Larger Force in Afghanistan 'Might Be Counterintuitive,' General Says
By Gerry J. Gilmore
American Forces Press Service
WASHINGTON, June 13, 2008 – The current number of forces in Afghanistan is enough to accomplish the mission, but it’ll take awhile to do so, the U.S. officer who just finished his tour as commander of NATO troops in Afghanistan said here today.
“Let’s just say that somebody waved a magic wand, and by gosh, between the Afghans and the international force you’d produced a force that was well over 400,000,” Army Gen. Dan K. McNeill said to reporters at a Pentagon news conference.
That larger force, McNeill said, likely would produce “instant quiet” across much of Afghanistan.
Yet, “in some areas you’d see a different kind of friction arising,” McNeill predicted, as the Afghans probably would become incensed at having so many foreign troops in their land.
“So, probably, to get that many [troops] in there would be somewhat counterintuitive,” the four-star general said.
McNeill, who recently wrapped up a 16-month duty tour in Afghanistan as commander of NATO’s International Security Assistance Force, shared his experiences and thoughts about his prior command. He is preparing to retire from the Army after a 40-year career. Army Gen. David D. McKiernan assumed command of NATO’s ISAF from McNeill.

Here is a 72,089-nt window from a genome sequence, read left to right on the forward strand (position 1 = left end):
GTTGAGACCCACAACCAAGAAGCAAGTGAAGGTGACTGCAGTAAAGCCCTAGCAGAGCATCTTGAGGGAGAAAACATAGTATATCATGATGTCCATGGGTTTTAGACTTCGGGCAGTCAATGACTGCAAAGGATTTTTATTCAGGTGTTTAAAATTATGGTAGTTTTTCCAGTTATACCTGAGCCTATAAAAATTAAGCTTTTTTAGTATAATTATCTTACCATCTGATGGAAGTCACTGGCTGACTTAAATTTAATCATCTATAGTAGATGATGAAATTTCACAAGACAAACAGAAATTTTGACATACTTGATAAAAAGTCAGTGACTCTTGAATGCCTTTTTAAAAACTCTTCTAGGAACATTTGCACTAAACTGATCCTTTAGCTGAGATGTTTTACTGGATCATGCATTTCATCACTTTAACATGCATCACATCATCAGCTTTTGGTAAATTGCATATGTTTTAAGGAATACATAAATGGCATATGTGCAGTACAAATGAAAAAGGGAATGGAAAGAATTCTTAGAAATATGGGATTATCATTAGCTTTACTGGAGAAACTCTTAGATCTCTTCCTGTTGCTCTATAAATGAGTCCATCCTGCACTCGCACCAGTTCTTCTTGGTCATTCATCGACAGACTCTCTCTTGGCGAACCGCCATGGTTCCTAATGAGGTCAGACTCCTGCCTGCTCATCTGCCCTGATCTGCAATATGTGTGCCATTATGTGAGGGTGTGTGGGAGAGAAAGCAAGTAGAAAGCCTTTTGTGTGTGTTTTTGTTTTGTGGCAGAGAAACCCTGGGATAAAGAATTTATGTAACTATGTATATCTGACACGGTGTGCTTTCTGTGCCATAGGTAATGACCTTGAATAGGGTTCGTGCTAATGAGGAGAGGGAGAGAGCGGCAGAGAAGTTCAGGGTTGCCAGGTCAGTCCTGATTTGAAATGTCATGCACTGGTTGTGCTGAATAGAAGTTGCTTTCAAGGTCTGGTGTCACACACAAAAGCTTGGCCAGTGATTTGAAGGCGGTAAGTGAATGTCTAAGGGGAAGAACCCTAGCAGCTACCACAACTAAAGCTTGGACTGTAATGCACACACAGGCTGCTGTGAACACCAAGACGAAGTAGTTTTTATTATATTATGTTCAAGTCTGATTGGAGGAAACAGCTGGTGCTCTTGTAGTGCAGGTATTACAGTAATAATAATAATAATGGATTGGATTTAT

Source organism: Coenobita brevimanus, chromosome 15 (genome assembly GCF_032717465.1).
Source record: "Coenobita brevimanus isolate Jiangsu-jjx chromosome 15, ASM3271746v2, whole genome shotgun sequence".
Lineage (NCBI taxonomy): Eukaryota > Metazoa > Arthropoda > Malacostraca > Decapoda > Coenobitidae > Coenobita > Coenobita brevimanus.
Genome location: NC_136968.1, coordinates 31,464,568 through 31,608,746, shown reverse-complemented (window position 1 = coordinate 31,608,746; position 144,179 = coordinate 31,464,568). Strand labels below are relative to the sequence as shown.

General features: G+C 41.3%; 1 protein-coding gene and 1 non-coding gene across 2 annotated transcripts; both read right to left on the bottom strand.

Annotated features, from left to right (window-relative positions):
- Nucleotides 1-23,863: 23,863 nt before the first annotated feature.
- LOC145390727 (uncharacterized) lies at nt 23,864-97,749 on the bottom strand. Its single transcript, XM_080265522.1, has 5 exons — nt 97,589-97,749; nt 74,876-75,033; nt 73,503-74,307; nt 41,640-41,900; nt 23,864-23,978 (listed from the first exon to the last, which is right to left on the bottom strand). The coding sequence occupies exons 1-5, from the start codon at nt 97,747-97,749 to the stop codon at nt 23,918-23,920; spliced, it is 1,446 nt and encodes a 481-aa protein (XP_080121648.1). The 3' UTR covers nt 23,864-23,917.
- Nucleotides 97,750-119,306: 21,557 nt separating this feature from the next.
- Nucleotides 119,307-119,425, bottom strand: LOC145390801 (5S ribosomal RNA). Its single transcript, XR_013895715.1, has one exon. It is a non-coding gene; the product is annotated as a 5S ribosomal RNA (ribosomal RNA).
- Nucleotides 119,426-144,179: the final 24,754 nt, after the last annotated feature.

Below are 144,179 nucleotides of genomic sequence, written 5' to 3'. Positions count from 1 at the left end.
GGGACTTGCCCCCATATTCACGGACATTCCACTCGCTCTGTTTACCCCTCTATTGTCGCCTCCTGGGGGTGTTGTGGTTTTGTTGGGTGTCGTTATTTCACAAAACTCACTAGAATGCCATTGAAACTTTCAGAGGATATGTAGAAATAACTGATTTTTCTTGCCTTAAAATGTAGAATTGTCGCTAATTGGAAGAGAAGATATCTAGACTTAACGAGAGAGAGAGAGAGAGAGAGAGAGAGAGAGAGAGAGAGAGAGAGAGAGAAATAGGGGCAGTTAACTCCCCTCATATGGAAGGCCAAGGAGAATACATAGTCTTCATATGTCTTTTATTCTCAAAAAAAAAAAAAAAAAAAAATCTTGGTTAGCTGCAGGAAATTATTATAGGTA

The number 400,000 was obtained through a mathematical formula derived from U.S. counterinsurgency doctrine that factors in a country’s landmass and population, McNeill explained. That force, he noted, would include diplomatic and reconstruction specialists, as well as U.S., NATO and Afghan security forces.
The aim of a counterinsurgency operation, McNeill pointed out, is to defeat the enemy’s strategy by separating the people from the insurgents.
“You need reconstruction, you need the right kind of governance,” in addition to security forces during counterinsurgency operations, McNeill pointed out.
Everyone acknowledges that anti-insurgent forces in Afghanistan are under-resourced, McNeill said. And there’s little chance, he noted, that those forces would be greatly increased.
“The answer is, we’ve got the get the Afghans enabled” to conduct their own security, McNeill said.
It’s important, McNeill said, to contemplate the state of the wills of the U.S. and European governments, as well as the Afghan people, to see the fight against insurgents in Afghanistan through to the end.
However, if there are going to be terrorist sanctuaries just out of reach of NATO or Afghan forces, McNeill said, then it doesn’t matter how many terrorists are destroyed in Afghanistan.
“And, so it seems to me, at some juncture, the Afghans have to take on the responsibility for security of their own battle space,” McNeill said. The Afghans, he noted, “are well on their way to doing that.”
It’ll take a few years for the Afghans to be ready to provide for their own security, McNeill predicted, noting Afghan forces will start taking over some of the battle space in their country around August.
The United States, its NATO allies and the Afghans accomplish the job with an under-resourced force structure, McNeill told reporters.
“It will simply take longer,” he explained. “If you want a faster rate of progress, you need a more capable force. If you’re not willing to make the force more capable, then you have to accept the pace that you presently have, which by some people’s reckoning is somewhat slow.”
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